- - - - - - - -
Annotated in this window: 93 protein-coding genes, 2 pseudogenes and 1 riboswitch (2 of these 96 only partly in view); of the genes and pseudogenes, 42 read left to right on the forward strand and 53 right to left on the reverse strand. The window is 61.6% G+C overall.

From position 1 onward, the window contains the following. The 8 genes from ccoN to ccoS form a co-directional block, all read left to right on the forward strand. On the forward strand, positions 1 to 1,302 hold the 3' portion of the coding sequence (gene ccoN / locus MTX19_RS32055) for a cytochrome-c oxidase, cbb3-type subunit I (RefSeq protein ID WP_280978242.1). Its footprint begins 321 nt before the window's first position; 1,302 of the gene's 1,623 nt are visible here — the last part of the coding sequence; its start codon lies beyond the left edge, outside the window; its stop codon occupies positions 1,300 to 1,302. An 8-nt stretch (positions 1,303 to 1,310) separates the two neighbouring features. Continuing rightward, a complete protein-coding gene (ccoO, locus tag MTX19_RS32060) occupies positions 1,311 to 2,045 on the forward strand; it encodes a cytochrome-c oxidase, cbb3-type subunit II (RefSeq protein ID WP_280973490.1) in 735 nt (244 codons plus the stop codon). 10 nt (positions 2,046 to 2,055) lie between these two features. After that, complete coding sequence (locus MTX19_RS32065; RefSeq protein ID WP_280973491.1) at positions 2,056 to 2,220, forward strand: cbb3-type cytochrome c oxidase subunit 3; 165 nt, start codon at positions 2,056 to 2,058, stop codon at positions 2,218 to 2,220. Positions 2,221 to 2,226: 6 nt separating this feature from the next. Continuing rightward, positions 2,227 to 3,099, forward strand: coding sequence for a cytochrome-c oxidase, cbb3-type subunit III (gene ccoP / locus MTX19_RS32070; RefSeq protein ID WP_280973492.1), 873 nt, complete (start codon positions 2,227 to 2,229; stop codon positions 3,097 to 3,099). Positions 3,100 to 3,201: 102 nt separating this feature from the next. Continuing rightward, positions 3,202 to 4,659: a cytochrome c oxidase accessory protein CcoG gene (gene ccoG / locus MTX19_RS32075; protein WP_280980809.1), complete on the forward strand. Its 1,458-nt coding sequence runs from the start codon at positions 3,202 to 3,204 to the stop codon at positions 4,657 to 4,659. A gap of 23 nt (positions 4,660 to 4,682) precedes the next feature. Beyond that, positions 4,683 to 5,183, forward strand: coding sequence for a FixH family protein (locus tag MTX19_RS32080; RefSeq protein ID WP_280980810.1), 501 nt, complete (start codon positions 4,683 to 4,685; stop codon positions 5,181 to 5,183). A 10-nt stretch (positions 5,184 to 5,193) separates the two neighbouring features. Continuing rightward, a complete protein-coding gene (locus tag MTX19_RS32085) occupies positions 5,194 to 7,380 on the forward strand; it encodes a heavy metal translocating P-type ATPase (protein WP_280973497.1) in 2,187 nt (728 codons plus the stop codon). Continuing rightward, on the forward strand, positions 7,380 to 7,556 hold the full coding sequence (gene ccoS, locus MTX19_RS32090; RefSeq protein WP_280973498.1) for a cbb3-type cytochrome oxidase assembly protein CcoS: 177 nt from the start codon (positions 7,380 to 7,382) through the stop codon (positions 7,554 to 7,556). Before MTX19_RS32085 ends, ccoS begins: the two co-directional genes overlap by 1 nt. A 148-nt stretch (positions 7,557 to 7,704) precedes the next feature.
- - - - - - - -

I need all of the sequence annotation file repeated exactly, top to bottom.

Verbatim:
Annotated in this window: 93 protein-coding genes, 2 pseudogenes and 1 riboswitch (2 of these 96 only partly in view); of the genes and pseudogenes, 42 read left to right on the forward strand and 53 right to left on the reverse strand. The window is 61.6% G+C overall.

From position 1 onward, the window contains the following. The 8 genes from ccoN to ccoS form a co-directional block, all read left to right on the forward strand. On the forward strand, positions 1 to 1,302 hold the 3' portion of the coding sequence (gene ccoN / locus MTX19_RS32055) for a cytochrome-c oxidase, cbb3-type subunit I (RefSeq protein ID WP_280978242.1). Its footprint begins 321 nt before the window's first position; 1,302 of the gene's 1,623 nt are visible here — the last part of the coding sequence; its start codon lies beyond the left edge, outside the window; its stop codon occupies positions 1,300 to 1,302. An 8-nt stretch (positions 1,303 to 1,310) separates the two neighbouring features. Continuing rightward, a complete protein-coding gene (ccoO, locus tag MTX19_RS32060) occupies positions 1,311 to 2,045 on the forward strand; it encodes a cytochrome-c oxidase, cbb3-type subunit II (RefSeq protein ID WP_280973490.1) in 735 nt (244 codons plus the stop codon). 10 nt (positions 2,046 to 2,055) lie between these two features. After that, complete coding sequence (locus MTX19_RS32065; RefSeq protein ID WP_280973491.1) at positions 2,056 to 2,220, forward strand: cbb3-type cytochrome c oxidase subunit 3; 165 nt, start codon at positions 2,056 to 2,058, stop codon at positions 2,218 to 2,220. Positions 2,221 to 2,226: 6 nt separating this feature from the next. Continuing rightward, positions 2,227 to 3,099, forward strand: coding sequence for a cytochrome-c oxidase, cbb3-type subunit III (gene ccoP / locus MTX19_RS32070; RefSeq protein ID WP_280973492.1), 873 nt, complete (start codon positions 2,227 to 2,229; stop codon positions 3,097 to 3,099). Positions 3,100 to 3,201: 102 nt separating this feature from the next. Continuing rightward, positions 3,202 to 4,659: a cytochrome c oxidase accessory protein CcoG gene (gene ccoG / locus MTX19_RS32075; protein WP_280980809.1), complete on the forward strand. Its 1,458-nt coding sequence runs from the start codon at positions 3,202 to 3,204 to the stop codon at positions 4,657 to 4,659. A gap of 23 nt (positions 4,660 to 4,682) precedes the next feature. Beyond that, positions 4,683 to 5,183, forward strand: coding sequence for a FixH family protein (locus tag MTX19_RS32080; RefSeq protein ID WP_280980810.1), 501 nt, complete (start codon positions 4,683 to 4,685; stop codon positions 5,181 to 5,183). A 10-nt stretch (positions 5,184 to 5,193) separates the two neighbouring features. Continuing rightward, a complete protein-coding gene (locus tag MTX19_RS32085) occupies positions 5,194 to 7,380 on the forward strand; it encodes a heavy metal translocating P-type ATPase (protein WP_280973497.1) in 2,187 nt (728 codons plus the stop codon). Continuing rightward, on the forward strand, positions 7,380 to 7,556 hold the full coding sequence (gene ccoS, locus MTX19_RS32090; RefSeq protein WP_280973498.1) for a cbb3-type cytochrome oxidase assembly protein CcoS: 177 nt from the start codon (positions 7,380 to 7,382) through the stop codon (positions 7,554 to 7,556). Before MTX19_RS32085 ends, ccoS begins: the two co-directional genes overlap by 1 nt. A 148-nt stretch (positions 7,557 to 7,704) precedes the next feature.